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Dead Man's Land Being the Voyage to Zimbambangwe of certain and uncertain blacks and whites   By: (1831-1909)

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Dead Man's Land, by George Manville Fenn.

The heroes consist of two teenaged boys, cousins, the father of one of them, and a family tutor. They decide to leave dear old England for a while, and pay a visit to Africa. Here all sorts of adventures befall them, some pleasurable, but many of them not so. There is one particularly awkward moment when one of the boys is pounced on by a lion. However, they get out of that one. As always with Fenn's books, there are numerous tight situations, many of which appear to have no solution, but they do get out of them, perhaps with the loss of one of their bullocks.

But by the end of the tale they are only too happy to get back to England and home.




Mark jumped up.

"You there, father! I did not hear you come in."

Doctor Robertson, tutor, half rose from his seat by the glowing library fire.

"No, my boy, and I did not hear you come in."

"Why, uncle, you have been sitting there listening!" cried Dean.

"To be sure I have. How could I help it, sir? I came in tired, and thought I would have a nap in my own chair till it was time to change for dinner, and you woke me up out of a pleasant dream which somehow shaped itself into climbing with an ice axe and nearly losing it. It was some time before I could make out whether I was really awake or dreaming still, and I lay listening and getting more and more interested in what the doctor described to you two stupid boys."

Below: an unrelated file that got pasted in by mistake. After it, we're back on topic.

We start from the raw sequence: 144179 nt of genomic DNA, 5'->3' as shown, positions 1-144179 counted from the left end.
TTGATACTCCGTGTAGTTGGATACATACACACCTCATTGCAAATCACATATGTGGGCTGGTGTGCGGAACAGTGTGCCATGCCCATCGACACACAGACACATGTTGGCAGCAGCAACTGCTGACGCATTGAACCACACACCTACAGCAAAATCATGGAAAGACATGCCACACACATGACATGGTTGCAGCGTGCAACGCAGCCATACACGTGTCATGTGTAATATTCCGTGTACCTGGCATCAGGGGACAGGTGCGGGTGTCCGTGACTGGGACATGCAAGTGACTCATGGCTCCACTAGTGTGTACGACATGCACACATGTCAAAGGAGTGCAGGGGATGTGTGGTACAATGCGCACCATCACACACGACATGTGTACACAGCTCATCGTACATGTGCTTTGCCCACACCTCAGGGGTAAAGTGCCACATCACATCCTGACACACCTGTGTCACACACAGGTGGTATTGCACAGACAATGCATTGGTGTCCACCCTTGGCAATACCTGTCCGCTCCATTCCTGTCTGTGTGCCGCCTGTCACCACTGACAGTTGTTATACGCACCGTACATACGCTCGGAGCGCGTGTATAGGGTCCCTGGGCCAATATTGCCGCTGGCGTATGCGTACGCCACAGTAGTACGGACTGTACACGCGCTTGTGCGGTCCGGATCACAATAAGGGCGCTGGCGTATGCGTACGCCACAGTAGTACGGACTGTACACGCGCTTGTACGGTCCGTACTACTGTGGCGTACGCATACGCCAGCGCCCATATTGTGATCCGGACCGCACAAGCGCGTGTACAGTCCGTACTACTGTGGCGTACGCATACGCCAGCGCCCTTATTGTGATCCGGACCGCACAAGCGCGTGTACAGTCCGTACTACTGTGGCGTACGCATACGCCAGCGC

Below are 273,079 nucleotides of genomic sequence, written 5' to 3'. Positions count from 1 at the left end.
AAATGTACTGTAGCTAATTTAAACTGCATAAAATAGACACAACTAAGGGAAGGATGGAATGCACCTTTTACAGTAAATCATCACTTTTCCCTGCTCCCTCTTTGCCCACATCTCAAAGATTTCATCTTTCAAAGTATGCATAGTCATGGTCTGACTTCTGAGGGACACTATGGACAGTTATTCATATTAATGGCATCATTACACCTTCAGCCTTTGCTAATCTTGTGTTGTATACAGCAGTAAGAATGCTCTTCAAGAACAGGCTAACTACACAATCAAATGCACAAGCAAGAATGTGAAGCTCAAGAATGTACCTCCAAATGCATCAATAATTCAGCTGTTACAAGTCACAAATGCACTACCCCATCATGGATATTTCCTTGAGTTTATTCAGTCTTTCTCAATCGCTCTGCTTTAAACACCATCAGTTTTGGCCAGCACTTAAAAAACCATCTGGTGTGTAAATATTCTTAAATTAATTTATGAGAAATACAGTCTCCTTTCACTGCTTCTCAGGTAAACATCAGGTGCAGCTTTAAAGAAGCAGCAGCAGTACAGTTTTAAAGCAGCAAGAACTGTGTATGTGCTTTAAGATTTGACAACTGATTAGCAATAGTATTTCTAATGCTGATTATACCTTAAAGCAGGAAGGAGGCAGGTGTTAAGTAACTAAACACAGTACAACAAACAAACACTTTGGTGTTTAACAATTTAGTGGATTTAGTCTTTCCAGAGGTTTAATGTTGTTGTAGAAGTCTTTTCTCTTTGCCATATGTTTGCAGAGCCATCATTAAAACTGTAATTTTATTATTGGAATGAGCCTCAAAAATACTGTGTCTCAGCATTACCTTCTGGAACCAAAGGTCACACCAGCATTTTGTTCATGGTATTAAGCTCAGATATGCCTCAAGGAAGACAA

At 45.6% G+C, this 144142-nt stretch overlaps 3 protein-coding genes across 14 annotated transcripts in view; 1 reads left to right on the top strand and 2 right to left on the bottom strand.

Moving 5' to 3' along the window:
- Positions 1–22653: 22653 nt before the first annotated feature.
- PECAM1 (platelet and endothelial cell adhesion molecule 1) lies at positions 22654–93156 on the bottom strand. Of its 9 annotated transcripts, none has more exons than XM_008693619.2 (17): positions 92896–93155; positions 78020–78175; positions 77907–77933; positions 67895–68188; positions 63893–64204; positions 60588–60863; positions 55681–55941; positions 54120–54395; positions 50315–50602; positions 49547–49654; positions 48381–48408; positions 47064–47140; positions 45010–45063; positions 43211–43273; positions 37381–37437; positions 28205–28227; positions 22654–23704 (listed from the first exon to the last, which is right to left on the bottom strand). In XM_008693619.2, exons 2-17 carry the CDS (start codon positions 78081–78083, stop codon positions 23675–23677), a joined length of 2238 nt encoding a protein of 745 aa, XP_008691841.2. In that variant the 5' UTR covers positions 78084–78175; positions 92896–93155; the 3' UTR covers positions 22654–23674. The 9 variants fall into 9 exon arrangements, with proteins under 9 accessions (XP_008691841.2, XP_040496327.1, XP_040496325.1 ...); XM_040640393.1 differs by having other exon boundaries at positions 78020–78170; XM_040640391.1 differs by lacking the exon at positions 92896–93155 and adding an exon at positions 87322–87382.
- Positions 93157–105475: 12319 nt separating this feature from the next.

"Oh, father, you shouldn't have listened!" said Mark.

"What, sir!" cried Sir James Roche hotly. "And pray why shouldn't I have listened?"

"Because because "

"Because because! Well, go on, sir."

"Well, Dr Robertson said something to us boys one day about what he called eavesdropping."

"Tut, tut, sir!" cried the boy's father irascibly. "You dare to tell me I was eavesdropping, when you three come in from your walk, and plump yourselves down at the end of the room and go on talking till you wake me up? How could I help being interested and sitting back listening to the doctor's travels? Don't I pay him to teach you boys a lot of his knowledge, and if by accident I hear some of what he says, haven't I a right to it?"

"And you have heard all I have said, sir?" said the doctor, speaking as if he were moved.

"Yes, my dear sir, everything when once I was well awake, and very fine it was. Why, Mark Dean didn't I suggest that I should like to hear some more?"

"Yes, uncle, you did," said Dean; "but "

"What, sir? Are you siding with Mark, and going to accuse your uncle of being an eavesdropper?"

"No, uncle, but "

"Hang your buts, you impudent young dog! But but "

"You said hang buts, uncle."

"Bah! Pooh! Well, really, doctor, I suppose I ought to have spoken when I woke up, and put you all on your guard in case you might have Here, what does the old proverb say? `Listeners never hear any good of themselves.' Of course you might have said you, Mark, boy, I mean said that I was a stingy old fellow and didn't allow you enough pocket money."

"Well, I don't think you do, father," cried Mark; "but I shouldn't have said so."

"Good boy! But I do allow you, sir, twice as much as my father used to allow me when I was your age. And then Dean might have followed it up by talking about my temper."

"I shouldn't, uncle."

"Ah, I don't know, sir. I am what Mrs Blinks calls a bit trying when my gout's bad. And then I might have heard the doctor say oh, no, he would say nothing but what would come from a gentleman."

"Thank you, sir," said the doctor, as he stood erect now, and his words were followed by a low sigh as if of satisfaction.

"Yes, I ought to have spoken, boys," continued the baronet, "but you mustn't set it down as being dishonourable... Continue reading book >>

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